Breaking Barriers, Creating Connections: The Campaign for Carleton clearly has established priorities focused on financial aid and providing facilities for students and faculty, but finding ways to promote student/faculty partnerships is also part of what we hope to accomplish,” says Forster.

Some of Carleton’s academic initiatives—such as QuIRK and CISMI—provide additional monies for research assistants and other needs. All are examples of the College’s exceptional commitment to research and scholarship, and Carleton students realize a huge benefit from this approach to a liberal arts education.

Cutting-Edge Curricula

“Ongoing scholarship, tested and criticized by our ablest colleagues, is the surest foundation for our current and future curricula,” says President Oden, who notes that Carleton’s track record in this arena also validates just how immensely talented and committed the Carleton faculty is. “It helps us decide what to teach and how to teach it.”

And, in almost every classroom, you’ll find evidence of what President Oden says. Because of his research activities, Tompkins is able to teach high-level classes using original music, letters, and materials uncovered through his research. “Students get a chance to see what a practicing historian does,” says Tompkins.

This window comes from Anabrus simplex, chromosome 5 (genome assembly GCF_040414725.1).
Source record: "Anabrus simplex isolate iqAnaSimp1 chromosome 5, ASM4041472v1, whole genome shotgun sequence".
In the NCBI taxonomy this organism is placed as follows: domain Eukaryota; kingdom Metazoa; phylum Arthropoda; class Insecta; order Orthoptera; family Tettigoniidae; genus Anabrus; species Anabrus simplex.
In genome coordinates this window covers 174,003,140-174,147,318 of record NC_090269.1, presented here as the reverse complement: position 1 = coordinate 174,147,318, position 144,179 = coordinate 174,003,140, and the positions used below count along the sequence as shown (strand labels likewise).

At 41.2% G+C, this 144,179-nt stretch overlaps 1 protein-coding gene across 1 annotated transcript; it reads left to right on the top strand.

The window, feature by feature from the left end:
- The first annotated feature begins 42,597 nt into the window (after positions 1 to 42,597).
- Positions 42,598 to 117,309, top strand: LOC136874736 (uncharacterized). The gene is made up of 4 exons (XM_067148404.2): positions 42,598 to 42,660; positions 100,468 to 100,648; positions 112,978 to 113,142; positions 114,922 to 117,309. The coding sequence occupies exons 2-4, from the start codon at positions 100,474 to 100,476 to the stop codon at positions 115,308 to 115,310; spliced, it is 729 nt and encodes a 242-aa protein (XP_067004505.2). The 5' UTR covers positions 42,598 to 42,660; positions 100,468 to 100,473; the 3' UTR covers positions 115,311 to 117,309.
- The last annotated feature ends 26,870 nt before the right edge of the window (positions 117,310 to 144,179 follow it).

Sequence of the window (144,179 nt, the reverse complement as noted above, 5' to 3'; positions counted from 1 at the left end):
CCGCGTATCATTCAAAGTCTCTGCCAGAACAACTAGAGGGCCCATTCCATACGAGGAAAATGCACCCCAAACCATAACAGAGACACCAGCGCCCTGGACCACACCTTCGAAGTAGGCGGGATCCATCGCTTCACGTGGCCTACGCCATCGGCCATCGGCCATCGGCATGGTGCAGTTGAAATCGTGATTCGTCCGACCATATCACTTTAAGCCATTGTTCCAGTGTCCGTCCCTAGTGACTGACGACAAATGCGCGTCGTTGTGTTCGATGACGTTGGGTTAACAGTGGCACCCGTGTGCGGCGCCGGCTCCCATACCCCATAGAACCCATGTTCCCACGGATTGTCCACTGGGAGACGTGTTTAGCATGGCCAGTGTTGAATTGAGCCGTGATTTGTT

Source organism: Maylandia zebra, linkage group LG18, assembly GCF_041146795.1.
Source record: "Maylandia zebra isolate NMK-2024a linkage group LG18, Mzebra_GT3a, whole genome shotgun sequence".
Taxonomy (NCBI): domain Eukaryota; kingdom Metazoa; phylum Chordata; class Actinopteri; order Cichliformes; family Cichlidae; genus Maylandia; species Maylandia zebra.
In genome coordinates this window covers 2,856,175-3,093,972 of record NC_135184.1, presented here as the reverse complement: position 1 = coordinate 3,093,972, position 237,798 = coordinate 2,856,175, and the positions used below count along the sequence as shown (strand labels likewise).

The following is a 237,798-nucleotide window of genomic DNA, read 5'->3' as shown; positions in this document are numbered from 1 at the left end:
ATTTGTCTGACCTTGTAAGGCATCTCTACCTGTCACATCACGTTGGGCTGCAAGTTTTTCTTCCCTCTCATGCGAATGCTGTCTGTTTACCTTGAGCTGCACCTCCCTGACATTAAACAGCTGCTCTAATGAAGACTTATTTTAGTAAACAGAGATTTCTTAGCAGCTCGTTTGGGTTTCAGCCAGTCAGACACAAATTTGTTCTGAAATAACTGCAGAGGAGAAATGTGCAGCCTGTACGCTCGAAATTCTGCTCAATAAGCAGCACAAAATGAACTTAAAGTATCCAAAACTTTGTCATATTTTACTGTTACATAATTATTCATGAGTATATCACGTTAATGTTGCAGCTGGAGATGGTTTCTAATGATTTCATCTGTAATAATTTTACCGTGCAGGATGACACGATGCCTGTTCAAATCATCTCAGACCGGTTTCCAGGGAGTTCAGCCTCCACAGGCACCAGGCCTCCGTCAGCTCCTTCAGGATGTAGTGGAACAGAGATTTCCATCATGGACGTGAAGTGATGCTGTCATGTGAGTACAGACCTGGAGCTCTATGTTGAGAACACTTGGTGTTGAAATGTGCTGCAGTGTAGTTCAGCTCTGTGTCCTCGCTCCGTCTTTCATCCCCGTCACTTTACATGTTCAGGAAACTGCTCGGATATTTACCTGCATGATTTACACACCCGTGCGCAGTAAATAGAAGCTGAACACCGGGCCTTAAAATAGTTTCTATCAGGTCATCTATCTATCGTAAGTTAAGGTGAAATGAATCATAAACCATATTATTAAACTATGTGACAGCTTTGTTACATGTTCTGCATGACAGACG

And they get access to first-rate teaching. Tompkins arranged one of his courses to mimic some of the music they would be studying. The syllabus, which won an award from a German historical association, was divided into four movements, like a symphony.

Like Tompkins, Liben-Nowell is able to bring the output of his research directly into the classroom. Much of his recent research—in large part funded by the National Science Foundation—has focused on how social networks form and evolve. During the past five years, he has partnered with roughly a dozen students. These research assistants earned independent research credits for their participation, and those who worked with him on research projects during the summer were paid. Every student who has worked with Liben-Nowell on research that was eventually published is a coauthor of the resulting publications.